I keep arguing with Him telling Him, "Yes, I know You are answering my prayer. But please don't answer it this way." He keeps answering back, "Trust Me."
I want to trust Him. I want to walk in obedience to Him. I want to live each day for Him. But, why does it have to be so hard?

Wednesday, December 3, 2008

Does It Match?

Something to love about Africa is all of the amazing colors and prints of the fabrics. There are so many and each one is beautiful. Another thing to love is the definition of what matches and what doesn't. It's not uncommon to see someone wearing a skirt that is printed with flowers and a top that is the the same color but striped. That wouldn't match in the U.S. But, somehow here it does and somehow it always looks ok or even like it belongs together.
Another interesting fact about matching is what colors are considered to go together. People can put on any color combination and somehow it always seems to go together.
The longer I live here the more I find myself not sticking to the American color schemes or patterns of matching. For example, today I have on a patchwork skirt that has navy blue, orange, cream, maroon and small flecks of a yellowish gold and light purple. The shirt I am wearing is the same light purple. When I first look at it with my American eyes, it doesn't seem to match. There is hardly any purple in the skirt. I normally would have chosen to wear a navy shirt. Today, the navy shirt is not washed so I grabbed the purple one and put it on. My headband is bright orange. At home I would look at myself in the mirror and determine that I look a hot mess. But, since I am in Uganda, I match and several people have even told me how "smart" (nice) I look today.
So, my conclusion is that although people here are very fashion conscious, it's in a different way that it is in the states. I like it and appreciate it. For those of you who know me well, you know I go more for comfort and considering what I have on today is very comfortable, I'm grateful that it also is appearing very "smart."

Monday, December 1, 2008


Have you ever had people in your life that just push you to the limit? Frequently, people push us over the top. They can cause us to lose our patience, become angry, or just plain want to stay away from them.
Then there are those people that can push you to your limit in a positive way. I'm blessed to have two such people in my life here in Uganda. They can challenge me to react differently to a situation. They challenge me in my walk with Christ.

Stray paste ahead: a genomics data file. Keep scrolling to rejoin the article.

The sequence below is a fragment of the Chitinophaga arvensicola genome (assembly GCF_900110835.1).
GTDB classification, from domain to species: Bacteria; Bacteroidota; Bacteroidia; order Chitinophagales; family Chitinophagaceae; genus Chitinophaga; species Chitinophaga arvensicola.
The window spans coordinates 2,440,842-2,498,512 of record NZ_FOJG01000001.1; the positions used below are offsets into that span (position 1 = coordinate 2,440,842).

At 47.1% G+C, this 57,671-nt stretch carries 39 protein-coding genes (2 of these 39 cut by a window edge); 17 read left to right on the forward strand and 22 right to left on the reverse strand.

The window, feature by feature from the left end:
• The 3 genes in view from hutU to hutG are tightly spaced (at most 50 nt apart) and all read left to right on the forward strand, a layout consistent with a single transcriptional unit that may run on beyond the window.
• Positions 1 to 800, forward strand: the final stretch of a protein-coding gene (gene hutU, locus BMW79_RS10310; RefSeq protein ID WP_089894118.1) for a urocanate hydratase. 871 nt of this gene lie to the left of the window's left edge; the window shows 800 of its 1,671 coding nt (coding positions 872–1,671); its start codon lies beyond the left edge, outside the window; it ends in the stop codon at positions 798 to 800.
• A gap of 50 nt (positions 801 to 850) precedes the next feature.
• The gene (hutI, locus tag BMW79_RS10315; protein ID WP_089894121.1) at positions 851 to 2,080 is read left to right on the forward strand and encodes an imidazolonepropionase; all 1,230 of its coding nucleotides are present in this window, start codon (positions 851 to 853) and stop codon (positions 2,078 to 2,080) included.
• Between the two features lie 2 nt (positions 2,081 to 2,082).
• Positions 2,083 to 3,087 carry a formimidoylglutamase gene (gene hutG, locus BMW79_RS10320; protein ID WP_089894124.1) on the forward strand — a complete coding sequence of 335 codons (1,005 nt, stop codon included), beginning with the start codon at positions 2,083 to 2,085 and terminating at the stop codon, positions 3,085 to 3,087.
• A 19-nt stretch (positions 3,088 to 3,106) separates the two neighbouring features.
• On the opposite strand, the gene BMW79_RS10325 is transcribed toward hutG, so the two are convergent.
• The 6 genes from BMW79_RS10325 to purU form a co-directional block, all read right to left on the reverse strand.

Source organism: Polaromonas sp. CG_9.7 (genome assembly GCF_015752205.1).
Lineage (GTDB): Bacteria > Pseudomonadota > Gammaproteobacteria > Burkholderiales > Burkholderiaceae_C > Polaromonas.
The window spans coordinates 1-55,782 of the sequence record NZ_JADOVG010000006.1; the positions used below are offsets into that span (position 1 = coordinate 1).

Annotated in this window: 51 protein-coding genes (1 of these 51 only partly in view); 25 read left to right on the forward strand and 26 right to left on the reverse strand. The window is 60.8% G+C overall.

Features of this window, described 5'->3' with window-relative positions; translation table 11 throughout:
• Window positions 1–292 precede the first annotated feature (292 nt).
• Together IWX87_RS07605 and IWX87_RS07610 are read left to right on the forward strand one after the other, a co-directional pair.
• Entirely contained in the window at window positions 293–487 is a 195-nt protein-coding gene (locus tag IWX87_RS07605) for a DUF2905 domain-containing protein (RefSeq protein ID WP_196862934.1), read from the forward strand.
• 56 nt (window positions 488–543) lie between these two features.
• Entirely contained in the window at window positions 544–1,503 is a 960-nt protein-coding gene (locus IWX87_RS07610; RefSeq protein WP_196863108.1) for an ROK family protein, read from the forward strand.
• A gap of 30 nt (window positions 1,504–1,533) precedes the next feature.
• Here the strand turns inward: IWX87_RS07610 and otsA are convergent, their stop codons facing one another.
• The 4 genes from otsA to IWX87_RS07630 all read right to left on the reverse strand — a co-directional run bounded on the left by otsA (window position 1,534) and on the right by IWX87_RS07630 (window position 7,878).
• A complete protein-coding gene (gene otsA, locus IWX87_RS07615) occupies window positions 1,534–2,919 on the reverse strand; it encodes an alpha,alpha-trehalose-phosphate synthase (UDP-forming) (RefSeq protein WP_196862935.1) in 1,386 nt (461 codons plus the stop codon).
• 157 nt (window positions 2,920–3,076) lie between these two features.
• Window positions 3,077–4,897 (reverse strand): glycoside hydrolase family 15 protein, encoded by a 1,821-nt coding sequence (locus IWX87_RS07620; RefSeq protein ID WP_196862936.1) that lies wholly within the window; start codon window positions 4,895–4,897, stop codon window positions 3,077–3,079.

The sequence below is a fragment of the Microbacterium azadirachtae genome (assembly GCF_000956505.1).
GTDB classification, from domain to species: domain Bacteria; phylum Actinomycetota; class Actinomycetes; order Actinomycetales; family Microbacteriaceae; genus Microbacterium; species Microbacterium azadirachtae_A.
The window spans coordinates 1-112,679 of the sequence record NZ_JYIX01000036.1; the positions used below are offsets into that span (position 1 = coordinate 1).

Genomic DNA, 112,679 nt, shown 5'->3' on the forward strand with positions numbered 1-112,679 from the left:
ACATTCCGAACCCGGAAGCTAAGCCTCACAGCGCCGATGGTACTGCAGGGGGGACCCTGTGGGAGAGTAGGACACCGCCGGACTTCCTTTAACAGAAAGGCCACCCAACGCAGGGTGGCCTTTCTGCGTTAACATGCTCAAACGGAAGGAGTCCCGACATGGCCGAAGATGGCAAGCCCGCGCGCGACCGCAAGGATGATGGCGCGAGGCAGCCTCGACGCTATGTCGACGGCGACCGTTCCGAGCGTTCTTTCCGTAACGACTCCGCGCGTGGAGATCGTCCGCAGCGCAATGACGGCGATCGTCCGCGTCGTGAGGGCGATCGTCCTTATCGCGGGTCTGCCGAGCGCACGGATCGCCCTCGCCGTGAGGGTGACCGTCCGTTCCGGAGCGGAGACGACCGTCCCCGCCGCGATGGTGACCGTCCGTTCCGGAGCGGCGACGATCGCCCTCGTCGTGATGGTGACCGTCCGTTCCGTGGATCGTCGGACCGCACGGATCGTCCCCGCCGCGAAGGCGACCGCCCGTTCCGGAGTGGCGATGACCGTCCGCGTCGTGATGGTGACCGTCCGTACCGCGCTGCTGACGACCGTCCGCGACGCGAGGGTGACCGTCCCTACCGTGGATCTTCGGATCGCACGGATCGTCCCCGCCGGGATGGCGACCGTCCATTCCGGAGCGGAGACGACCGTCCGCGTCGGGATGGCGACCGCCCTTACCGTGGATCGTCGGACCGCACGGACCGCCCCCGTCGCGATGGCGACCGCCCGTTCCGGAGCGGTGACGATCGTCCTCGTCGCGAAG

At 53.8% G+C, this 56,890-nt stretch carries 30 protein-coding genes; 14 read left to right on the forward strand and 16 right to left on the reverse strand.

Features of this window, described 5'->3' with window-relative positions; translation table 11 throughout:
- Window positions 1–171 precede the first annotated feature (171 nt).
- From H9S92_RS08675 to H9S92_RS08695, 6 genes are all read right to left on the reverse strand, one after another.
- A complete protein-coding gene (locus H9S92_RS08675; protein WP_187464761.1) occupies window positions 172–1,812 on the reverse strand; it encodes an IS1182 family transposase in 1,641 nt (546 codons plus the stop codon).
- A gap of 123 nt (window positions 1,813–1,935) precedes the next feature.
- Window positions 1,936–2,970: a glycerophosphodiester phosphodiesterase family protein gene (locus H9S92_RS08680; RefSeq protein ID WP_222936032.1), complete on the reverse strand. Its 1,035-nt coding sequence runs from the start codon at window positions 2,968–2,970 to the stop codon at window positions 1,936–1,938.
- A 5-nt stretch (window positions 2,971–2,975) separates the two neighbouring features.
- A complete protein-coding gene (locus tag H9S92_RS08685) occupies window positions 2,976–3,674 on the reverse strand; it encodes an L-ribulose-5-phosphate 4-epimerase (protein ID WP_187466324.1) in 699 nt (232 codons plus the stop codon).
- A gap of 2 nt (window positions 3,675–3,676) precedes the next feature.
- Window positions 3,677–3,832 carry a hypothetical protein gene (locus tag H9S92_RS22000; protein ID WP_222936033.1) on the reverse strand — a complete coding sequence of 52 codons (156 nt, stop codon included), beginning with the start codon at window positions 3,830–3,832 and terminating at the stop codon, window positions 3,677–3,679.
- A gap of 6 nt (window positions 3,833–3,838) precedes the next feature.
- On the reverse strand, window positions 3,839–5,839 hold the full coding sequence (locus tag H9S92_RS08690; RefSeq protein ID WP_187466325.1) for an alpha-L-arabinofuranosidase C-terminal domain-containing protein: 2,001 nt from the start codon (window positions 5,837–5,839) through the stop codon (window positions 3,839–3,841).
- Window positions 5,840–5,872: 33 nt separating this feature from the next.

And all the time, they do it in love, wisdom and grace. When they are challenging me, it is never in a way that I feel disrespected. These two people look at the whole picture of life, every angle of the situation, before giving advice. Plus, in all of their challenging, even if it takes me time to hear what they are saying, they still continue loving me and standing with me.
They know I don't like being forced into anything. They always give me time and space to make a decision for myself and respect my decision even if it's not the one they thought I should make. What's even greater, is when I don't decide as they think I should and I fail, they're still there to help me put the pieces back together without ever saying "I told you so."
For these two people, Dickens and Agnes, I am very grateful. Although the three of us come from different cultures, God has really caused us to be brother and sisters in Christ.
Dickens, along with his wife (Cathy) and son, have continued to welcome me into their family. Agnes has been a big sister that has continually let me lean on her.

Friday, November 28, 2008

Taxi Park

This is the taxi park in downtown Kampala. Notice that it is the middle of the day and full of taxis. Traffic jam isn't a problem in the afternoon and at this time there is no waiting for a taxi. If this picture was taken in the evening, you would have seen empty spaces instead of vehicles.
Anyway, the tricky part is learning where each of the taxis is going. Each taxi has a specific route. When I first came to Uganda I frequently got lost or in the wrong taxi. You see, there are many guys around directing you to which taxi to get into. They get paid by the drivers when the taxi gets full so frequently they will just direct you to any one so that the taxi can fill up and they can get their pay. So, I've learned to try to read the signs on the front of the taxis instead of asking. If I'm heading to an unfamiliar place or a place that I don't frequently travel to, I spend quite a bit of time walking around and probably looking confused.